The backdrop for the forthcoming monetary policy committee meeting to be held this week has sharply altered since the February meeting owing to financial stability risks emanating from the US banking sector.
On the domestic front, the monetary policy normalisation has led to rate hikes of 250 basis points so far and a significant tightening in liquidity balance with the real rates turning positive at 0.1 per cent in March 2023 from -3.8 per cent in April 2022.
Even as CPI inflation has continued to remain outside the RBI’s target range of 2-6 per cent for yet another month in February, the record high foodgrain production and a favourable base effect will keep it contained going forward.
Given this backdrop, it is prudent for the Reserve Bank to decouple from the global tightening cycle and pause its rate tightening spree. Private sector investments are slowly but steadily recovering and would require support from lower borrowing costs in the economy.
Importantly, given the fact that monetary policy works on lowering inflation only with lags, it is pragmatic that the lagged impact of the rate hikes is allowed to percolate into the system, and not stifle demand by further rate hikes. Aside from this, there are several other reasons which support a rate pause at this juncture.
Domestically, the transmission of the RBI’s rate hikes has picked up since December, and key rates have either surpassed or reached close to the pre-pandemic five-year average. The interbank liquidity surplus has sharply narrowed to $0.1 billion in March 2023 from $82.9 billion in March 2022.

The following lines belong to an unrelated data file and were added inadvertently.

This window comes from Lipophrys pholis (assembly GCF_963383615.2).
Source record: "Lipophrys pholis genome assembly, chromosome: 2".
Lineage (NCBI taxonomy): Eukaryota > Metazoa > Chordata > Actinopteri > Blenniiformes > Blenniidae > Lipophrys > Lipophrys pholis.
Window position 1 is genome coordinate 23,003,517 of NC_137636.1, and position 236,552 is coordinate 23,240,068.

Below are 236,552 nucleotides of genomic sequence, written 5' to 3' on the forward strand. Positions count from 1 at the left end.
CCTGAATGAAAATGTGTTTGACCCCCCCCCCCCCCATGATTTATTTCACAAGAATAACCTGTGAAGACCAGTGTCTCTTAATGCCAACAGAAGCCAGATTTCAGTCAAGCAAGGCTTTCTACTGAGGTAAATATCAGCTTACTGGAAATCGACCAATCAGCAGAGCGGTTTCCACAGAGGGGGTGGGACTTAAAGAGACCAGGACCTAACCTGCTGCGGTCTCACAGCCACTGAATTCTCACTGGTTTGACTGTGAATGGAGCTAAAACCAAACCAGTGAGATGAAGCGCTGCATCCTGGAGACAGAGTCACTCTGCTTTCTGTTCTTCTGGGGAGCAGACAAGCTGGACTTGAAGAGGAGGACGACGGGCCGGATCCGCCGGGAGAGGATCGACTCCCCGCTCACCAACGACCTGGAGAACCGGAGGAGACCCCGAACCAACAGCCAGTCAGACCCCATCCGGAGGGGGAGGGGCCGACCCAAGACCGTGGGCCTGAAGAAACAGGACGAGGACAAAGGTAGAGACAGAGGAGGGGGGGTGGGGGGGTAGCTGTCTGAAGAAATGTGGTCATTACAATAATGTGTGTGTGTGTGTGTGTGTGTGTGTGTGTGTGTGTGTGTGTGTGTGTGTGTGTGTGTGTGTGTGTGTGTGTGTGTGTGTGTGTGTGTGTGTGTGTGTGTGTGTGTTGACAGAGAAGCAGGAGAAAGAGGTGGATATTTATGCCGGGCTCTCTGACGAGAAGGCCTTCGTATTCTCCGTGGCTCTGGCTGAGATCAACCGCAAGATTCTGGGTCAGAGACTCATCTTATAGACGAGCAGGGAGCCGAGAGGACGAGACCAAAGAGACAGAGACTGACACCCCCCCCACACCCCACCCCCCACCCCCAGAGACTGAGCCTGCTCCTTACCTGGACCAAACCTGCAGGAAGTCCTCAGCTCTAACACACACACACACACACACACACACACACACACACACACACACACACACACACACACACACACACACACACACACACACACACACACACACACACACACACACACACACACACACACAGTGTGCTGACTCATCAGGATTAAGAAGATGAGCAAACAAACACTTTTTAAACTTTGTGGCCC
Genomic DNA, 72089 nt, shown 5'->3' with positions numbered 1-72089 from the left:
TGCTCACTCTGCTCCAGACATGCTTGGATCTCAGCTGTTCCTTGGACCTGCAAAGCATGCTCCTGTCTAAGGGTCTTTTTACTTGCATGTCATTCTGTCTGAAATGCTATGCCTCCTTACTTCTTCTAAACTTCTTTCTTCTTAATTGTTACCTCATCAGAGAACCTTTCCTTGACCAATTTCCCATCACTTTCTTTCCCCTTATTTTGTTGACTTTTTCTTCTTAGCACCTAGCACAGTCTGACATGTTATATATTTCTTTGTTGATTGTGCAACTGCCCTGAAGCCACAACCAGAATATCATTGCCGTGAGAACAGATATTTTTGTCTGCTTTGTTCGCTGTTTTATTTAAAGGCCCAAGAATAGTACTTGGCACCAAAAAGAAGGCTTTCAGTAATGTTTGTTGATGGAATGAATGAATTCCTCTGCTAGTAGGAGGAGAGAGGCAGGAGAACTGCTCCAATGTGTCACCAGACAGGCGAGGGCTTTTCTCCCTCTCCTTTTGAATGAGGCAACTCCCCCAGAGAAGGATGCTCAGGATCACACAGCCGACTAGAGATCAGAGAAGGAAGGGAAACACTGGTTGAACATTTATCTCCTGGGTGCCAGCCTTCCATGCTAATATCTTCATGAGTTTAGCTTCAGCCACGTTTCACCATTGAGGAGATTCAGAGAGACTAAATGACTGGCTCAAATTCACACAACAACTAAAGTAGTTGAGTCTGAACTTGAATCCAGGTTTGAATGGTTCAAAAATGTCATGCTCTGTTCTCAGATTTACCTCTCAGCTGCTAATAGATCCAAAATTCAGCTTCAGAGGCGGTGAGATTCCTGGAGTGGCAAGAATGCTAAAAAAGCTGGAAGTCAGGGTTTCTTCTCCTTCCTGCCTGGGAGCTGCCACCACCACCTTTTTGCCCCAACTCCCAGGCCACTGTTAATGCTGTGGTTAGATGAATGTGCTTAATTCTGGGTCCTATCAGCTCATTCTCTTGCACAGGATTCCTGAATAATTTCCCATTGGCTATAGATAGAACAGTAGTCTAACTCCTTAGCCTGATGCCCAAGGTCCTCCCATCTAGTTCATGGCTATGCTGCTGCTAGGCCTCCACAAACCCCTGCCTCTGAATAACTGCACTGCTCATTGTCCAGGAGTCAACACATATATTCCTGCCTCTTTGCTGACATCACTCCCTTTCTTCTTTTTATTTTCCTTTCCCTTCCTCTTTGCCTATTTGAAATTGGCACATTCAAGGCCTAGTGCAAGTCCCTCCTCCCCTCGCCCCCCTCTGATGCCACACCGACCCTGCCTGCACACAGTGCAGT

This has started to have a material impact on the business sentiments, as attested by the results of the latest round of CII Business Outlook Survey (for 4QFY23) which reveals that ‘tight financial conditions’ has been cited as the top business concern followed by slowdown in global growth.
Moreover, there are also limits to how much interest rates can rise before they begin to suppress growth. We concur with the views of the two prominent MPC members who have rightly pointed out that India’s economic growth appears to be “very fragile”, with consecutive rate hikes having compressed demand. The pricing power of firms is also getting constricted as firms may hesitate to raise prices, given its negative impact on demand.
Thus, any more rate hikes by the RBI would raise the downside risks to real GDP growth, from the current expectation of around 6.5 per cent in FY24.
On the inflation front, CPI print has continued to remain outside the RBI’s target band owing to sticky core and food inflation. With oil and other commodity prices moderating, inflation is likely to remain contained.
Further, record foodgrains production is expected to have an ameliorative impact on food inflation, offsetting to some extent the adverse impact of El Nino if it were to occur this year.
Global financial stability has been met with another body blow in the form of the collapse of three banks in the US. This has brought to the fore the fault lines in the global banking system because of a near synchronised global monetary tightening pursued to contain inflation. The banking sector contagion as we have seen in the past has a swift percolation to the real economy through tightening of credit conditions.
To conclude, as food inflation has played a key role in driving CPI inflation, monetary tightening alone will not be enough to tame the inflation menace.
Consequently, countering inflation with aggressive rate hikes might not be enough to control supply-side inflationary pressures.
Hence, to tackle this supply-side issue, a fiscal response in the form of measures such as a limit on wheat exports and other commodities may be warranted.
The writer is Director-General, CII